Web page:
It’s that time of year again for the annual Rendez-Vous with French Cinema series presented by the Film Society of Lincoln Center and Unifrance (February 28-March 10). A select group of those being screened was shown to the press in advance, and among those I found some that were excellent.

My favorite is “Mademoiselle de Jonquières,” a sophisticated drama based on Denis Diderot’s “Jacques the Fatalist” and impeccably directed by Emmanuel Mouret. The film stars the wonderful Cécile de France as the widowed Madame de La Pomeraye, who prides herself on not being swept away by seductive men with less than honorable intentions.

Along comes Edouard Baer as the Marquis, known for his winning the hearts of women and then dropping them. Madame and the Marquis become just friends, but slowly and surely he ingratiates himself while cautiously keeping any distance from romance. Madame takes his behavior as an indication that he is really a sincere fellow, at least as far as his relationship with her is concerned. Of course, she falls for him, but soon there are signs of his being away too long, and when she tests him by telling him that she has lost her passion for him, this leads him, now feeling free, to make a similar confession with regard to her.

Now Madame plots an intricate course of pure vengeance. She sets him up with a plan she makes with a needy mother and a daughter who worked at a brothel. The daughter poses as a religious novice too committed to God to have a relationship with a man. As you can imagine, the Marquis becomes obsessed with the desire to have her.

How all of this is carried to the extreme in Madame’s ultra-devious plotting makes for some very entertaining viewing as one follows the scheme step by step. The dialogue is extremely witty, the acting excellent. What will happen in the relationships? There is a scene with the look that Cecile de France manages to give her character at the ending that reveals so much.

The tone of the film is just right throughout, and those who enjoy sophistication in movie-going should have a good time at this film that deserves a commercial showing in art theaters here.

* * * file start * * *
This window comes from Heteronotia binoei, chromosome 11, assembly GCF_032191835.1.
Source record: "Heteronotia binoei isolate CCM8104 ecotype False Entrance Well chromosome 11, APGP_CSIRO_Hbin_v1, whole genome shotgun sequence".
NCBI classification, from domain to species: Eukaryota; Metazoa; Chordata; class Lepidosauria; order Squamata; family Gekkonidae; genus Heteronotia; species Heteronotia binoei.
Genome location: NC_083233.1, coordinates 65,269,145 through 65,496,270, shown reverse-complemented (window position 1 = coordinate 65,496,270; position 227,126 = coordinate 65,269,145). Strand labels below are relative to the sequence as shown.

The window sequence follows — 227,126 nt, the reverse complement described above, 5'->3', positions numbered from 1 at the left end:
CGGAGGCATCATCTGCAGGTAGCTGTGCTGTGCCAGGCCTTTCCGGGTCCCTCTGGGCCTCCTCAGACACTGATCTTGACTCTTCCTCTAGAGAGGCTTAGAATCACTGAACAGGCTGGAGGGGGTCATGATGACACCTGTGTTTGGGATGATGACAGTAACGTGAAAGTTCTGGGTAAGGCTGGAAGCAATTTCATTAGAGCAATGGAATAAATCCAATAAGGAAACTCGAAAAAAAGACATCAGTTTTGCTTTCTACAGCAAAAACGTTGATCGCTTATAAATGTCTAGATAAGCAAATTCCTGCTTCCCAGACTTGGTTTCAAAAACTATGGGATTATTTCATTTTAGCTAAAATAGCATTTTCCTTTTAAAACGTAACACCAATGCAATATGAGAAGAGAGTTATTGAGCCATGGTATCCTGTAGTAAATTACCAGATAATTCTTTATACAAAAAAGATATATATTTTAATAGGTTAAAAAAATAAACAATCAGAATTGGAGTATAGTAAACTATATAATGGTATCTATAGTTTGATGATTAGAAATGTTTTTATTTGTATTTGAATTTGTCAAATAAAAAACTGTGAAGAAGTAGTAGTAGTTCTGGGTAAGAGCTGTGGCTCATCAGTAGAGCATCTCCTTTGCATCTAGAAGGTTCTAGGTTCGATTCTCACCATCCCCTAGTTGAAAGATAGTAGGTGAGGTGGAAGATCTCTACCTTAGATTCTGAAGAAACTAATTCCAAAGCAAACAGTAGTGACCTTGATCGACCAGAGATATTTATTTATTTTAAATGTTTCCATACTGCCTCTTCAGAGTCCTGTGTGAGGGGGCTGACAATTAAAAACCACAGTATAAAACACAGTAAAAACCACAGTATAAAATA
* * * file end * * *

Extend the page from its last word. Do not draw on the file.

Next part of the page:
My second favorite is “Amanda,” directed by Mikhaël Hers. The film involves a close and supportive brother and sister relationship, with the sister raising a seven-year-old daughter on her own. Vincent Lacoste plays David, who is young and trying to get his life together. Ophélia Kolb plays the sister, who is full of spirit and a very warm person.

Life is suddenly torn asunder when the sister is one of those killed in a terrorist attack in a park where she is picnicking. A young woman, played by Stacy Martin, a pianist with whom David is in a tentative relationship, has had her hand severely injured in the attack, rending her unable to pursue her piano playing.

What is David to do? He is not only faced with telling Amanda what happened to her mother, but he is faced with the decision of whether to place Amanda elsewhere or try to raise her while sorting out his own life.

What makes this film work especially well in addition to the relationship forged between David and Amanda is the performance of Isaure Multrier as Amanda. Her face was made for the camera, and she is a stunningly impressive in the role. One feels for her every step of the way, from the emotional shock of losing her mother to her emerging anger and rebellion, and then to steps toward her having to accept what happened and move on. This heartfelt drama makes one stop and think about the fate of so many victims and families who have had lives shattered by terrorism.

Another film to be recommended is “Invisibles,” directed by Louis-Julien Petit, which is important, emotional and also entertaining in examining the lot of homeless women in the face of bureaucracy and insensitivity.

Women with a conscience and a sense of dedication are running a shelter for the homeless in need of food and a place to stay. The operation is illegal but the do-gooders are determined to not only keep helping in the face of a decreed shutdown. They insist on continuing their efforts to train the women to be able to get jobs.

An excellent collection of cast members play all of the diverse characters, from the homeless to their would-be rescuers. We get to know their strengths and quirks and root for success in aiding the victims of society. The film’s viewpoint can have the effect of insisting on our taking a look at the homeless around us, and wondering about the back stories of such persons whom we pass on our streets.